Climate change adaptation is not a priority for U.S. President Donald Trump and company. Meanwhile, the planet’s atmosphere is still flush with greenhouse gas emissions and the effects of climate change are being felt.
While the Trump administration denies climate change and rolls back the Obama administration’s environmental protections, some members of Congress are taking action. The Senate Committee on Commerce, Science, and Transportation will conduct a committee field hearing on climate change this Monday, April 10 in West Palm Beach, Florida where Trump’s Mar-a-Lago resort is located. The hearing titled “Extreme Weather and Coastal Flooding: What is Happening Now, What is the Future Risk, and What Can We Do About It” is being lead by Sen. Bill Nelson (D-FL), the ranking member of the Committee.
The hearing will “examine the impacts of sea level rise and extreme weather events,” the Committee states on its website. A discussion “on the economic impacts of extreme weather and coastal flooding to communities, as well as future risks and efforts to address the problems” will be lead by Sen. Nelson. The hearing will feature witnesses that include various experts on the impacts of extreme weather such as Dr. Leonard Berry, PhD, Emeritus Professor of Geosciences at Florida Atlantic University; and Vice President of Government Programs at Coastal Risk Consulting, LLC.
“Sea level rise and coastal flooding driven by climate change pose real, significant risks to our residents and should not be politicized,” said Republican Palm Beach County Commissioner Steven Abrams in a statement. “At the same time, this challenge presents Palm Beach with the opportunity to be the Silicon Valley of adaptation. To do so, we need to face this threat head-on by putting in-place workable solutions that keep our homes and businesses above water.”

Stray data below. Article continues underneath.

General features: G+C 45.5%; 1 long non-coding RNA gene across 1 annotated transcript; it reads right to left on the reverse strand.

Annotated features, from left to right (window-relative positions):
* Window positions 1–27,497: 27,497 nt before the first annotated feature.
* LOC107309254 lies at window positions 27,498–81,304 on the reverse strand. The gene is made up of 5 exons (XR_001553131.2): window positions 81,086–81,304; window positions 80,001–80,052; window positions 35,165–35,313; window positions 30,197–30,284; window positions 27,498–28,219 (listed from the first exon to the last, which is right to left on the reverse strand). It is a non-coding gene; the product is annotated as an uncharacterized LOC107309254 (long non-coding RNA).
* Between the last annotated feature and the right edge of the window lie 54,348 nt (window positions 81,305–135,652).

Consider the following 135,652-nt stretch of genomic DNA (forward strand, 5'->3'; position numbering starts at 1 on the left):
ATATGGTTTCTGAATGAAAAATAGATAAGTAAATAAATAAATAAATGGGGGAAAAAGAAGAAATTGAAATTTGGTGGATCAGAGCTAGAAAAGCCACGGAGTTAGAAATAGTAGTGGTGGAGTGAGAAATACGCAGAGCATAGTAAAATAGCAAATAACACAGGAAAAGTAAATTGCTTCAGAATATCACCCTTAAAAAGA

“Extreme weather and destructive flooding along Florida’s coast is one of the most visible manifestations of a changing climate,” said Christina DeConcini, Director of Government Affairs, World Resources Institute in a statement.
Florida is on the front lines of climate change
The committee pinpoints something interesting: sea level rise in southeast Florida. Southeast Florida has seen sea level rise triple since 2006, “averaging about nine millimeters a year,” according to the hearing announcement. Sea level rise has impacted southeast Florida with coastal flooding, saltwater intrusion, storm surge, and land erosion.
“Sea-level rise is as clear a signal of climate change as increasing carbon dioxide concentrations and global temperature trends,” proclaimed a 2010 report by the Florida Oceans and Coastal Council (FOCC). Florida’s infrastructure is not currently able to withstand the sea level rise that climate change is bringing. Tidal floods are even a given in some Miami neighborhoods. As the report stated seven years ago, “Virtually none of Florida’s infrastructure was built to accommodate significant sea-level rise.” To accommodate sea level rise, most of coastal Florida’s infrastructure will need to be either replaced or improved.
Four county governments in southeast Florida responded to the impacts of sea level rise by creating the Southeast Florida Regional Climate Change Compact in January 2010. The four counties (Broward, Miami-Dade, Monroe, and Palm Beach Counties) have a combined population of 5.6 million. Former President Obama said of the compact that “its become a model not just for the country, but for the world.” And the compact does serve as a model of regional climate change action.
Southeast Florida is not the only region in the U.S. that will be impacted by climate change. Every region will be affected in some way and that makes the hearing by the Senate Committee on Commerce, Science, and Transportation one of the most important upcoming congressional hearings. The Trump administration will likely keep on denying climate change, but there are congressional members who not only believe it is occurring but think we need to study its potential effects.
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